One of the things I recall from one of Suzy's workshops (into which I wandered miscellaneously with some kind of blues guitar hangover, so correct me if I'm wrong) is the point she made about going over a song vocal line by vocal line, the way us guitarists will frequently go over a guitar part, copying the vocal lines, not with the goal of reproducing the singing part as a carbon copy, but as a way to learn how to sing the material, how this person approaches their vocal, how you could change it etc. She made the point of needing to repeat it until you get it, the same way one learns an instrumental part. For someone who did not grow up singing in a gospel choir or at church, like me, this seems like a really good approach. So much of vocals are feel, but we do need to listen to all the nuances, whether it's Ma Rainey, Clifford Gibson, Jesse Fuller or whoever. Inattention to the vocal part I think can lead to a kind of square reproduction of the melody, ignoring the fact that, oh, that second line is phrased differently, that end of the third verse goes to a different note for variety, she's singing a bit ahead of the beat etc etc.

Advice I need to follow more often myself...

Offline CF

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Re: Recreation v. Creation or Interpretation
« Reply #83 on: January 22, 2008, 06:55:00 AM »
A lot of the great singers started out & continued to be great mimics. All the great bluesman & women mimiced someone. Eventually your own voice will emerge. There's skill in mimicing. Some people stumble on their own voice thinking they are copying another faithfully. There should be an open & loose joy in singing, in guitar playing. When your brain is in the back seat but still in control then you're doing it right.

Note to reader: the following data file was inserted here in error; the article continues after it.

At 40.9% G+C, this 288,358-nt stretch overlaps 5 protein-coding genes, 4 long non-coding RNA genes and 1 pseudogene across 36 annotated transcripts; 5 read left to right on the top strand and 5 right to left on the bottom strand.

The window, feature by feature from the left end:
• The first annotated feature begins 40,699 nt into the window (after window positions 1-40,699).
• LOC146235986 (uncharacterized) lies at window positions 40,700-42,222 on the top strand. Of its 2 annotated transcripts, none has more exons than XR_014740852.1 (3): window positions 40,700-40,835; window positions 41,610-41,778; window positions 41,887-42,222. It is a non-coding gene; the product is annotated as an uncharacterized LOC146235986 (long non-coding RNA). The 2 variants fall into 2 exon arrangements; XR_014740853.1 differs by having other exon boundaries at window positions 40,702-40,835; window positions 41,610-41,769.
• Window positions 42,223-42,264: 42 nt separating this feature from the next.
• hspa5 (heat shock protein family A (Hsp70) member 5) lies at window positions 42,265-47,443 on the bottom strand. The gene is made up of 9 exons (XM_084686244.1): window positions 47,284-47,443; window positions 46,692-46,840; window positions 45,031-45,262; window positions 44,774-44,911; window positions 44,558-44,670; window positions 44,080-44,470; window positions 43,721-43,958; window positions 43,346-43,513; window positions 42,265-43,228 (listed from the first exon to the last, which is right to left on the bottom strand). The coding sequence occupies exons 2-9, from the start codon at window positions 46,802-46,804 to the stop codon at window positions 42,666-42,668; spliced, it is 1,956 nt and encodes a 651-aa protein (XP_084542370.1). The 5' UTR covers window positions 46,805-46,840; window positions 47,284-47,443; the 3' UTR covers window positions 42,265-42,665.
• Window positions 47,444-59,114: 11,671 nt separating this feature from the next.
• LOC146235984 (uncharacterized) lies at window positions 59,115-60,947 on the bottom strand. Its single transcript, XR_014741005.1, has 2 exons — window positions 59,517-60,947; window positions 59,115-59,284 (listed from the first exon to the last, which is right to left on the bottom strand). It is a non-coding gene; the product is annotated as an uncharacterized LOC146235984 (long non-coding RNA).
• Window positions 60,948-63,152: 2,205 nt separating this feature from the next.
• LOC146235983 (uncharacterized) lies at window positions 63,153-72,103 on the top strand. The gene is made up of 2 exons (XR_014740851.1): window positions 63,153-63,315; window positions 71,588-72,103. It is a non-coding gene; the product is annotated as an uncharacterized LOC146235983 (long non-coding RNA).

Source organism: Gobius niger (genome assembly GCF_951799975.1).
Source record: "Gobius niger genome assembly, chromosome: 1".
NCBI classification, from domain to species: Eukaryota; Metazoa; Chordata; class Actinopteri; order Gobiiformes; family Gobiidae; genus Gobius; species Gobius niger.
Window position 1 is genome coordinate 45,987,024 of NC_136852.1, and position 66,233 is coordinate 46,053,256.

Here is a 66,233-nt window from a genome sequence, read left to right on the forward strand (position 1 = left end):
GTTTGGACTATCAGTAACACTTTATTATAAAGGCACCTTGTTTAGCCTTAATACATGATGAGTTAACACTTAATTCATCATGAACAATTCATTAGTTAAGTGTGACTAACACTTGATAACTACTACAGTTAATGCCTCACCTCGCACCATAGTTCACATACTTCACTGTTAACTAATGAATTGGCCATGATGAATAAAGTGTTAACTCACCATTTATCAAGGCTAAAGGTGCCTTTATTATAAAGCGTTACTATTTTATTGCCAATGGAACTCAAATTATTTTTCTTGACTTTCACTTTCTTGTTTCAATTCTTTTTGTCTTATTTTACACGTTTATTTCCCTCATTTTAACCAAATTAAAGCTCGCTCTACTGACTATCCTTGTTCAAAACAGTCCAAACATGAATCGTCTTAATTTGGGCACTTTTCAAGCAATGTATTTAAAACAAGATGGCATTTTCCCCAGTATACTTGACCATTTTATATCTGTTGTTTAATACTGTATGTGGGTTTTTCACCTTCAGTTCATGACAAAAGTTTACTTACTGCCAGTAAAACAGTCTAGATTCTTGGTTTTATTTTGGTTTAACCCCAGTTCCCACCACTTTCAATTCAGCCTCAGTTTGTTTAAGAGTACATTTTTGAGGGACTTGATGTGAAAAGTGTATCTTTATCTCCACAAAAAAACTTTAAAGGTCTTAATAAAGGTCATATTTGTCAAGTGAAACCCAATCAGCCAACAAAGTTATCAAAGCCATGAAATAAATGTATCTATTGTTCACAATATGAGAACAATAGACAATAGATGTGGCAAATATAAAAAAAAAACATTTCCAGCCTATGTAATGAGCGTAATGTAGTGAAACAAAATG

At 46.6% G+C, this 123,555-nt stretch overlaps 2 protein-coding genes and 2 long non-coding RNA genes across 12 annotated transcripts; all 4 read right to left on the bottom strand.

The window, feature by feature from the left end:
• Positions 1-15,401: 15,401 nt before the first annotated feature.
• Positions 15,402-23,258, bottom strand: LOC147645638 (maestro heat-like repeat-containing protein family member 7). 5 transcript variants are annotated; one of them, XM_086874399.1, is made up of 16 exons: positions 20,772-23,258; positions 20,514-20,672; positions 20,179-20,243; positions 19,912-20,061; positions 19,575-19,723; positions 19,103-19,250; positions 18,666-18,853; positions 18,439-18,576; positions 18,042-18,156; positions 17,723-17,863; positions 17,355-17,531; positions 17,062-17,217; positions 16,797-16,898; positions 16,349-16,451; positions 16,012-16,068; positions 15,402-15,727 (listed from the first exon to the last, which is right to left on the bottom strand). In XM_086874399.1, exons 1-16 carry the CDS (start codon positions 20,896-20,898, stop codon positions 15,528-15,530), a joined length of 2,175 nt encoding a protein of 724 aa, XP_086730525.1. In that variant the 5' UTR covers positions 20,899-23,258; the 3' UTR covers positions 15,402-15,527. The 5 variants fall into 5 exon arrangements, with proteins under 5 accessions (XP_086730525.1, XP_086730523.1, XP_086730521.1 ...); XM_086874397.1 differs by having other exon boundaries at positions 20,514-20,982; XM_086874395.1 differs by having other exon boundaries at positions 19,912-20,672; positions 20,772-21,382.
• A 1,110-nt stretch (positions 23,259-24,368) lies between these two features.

Stand By If You Wanna Hear It Again . . .

Offline Mr.OMuck

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Re: Recreation v. Creation or Interpretation
« Reply #84 on: January 22, 2008, 07:46:53 AM »
A lot of the great singers started out & continued to be great mimics. All the great bluesman & women mimiced someone. Eventually your own voice will emerge. There's skill in mimicing. Some people stumble on their own voice thinking they are copying another faithfully. There should be an open & loose joy in singing, in guitar playing. When your brain is in the back seat but still in control then you're doing it right.

Good!
My loathings are simple: stupidity, oppression, crime, cruelty, soft music.
Vladimir Nabokov (1899 - 1977)

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Offline uncle bud

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Re: Recreation v. Creation or Interpretation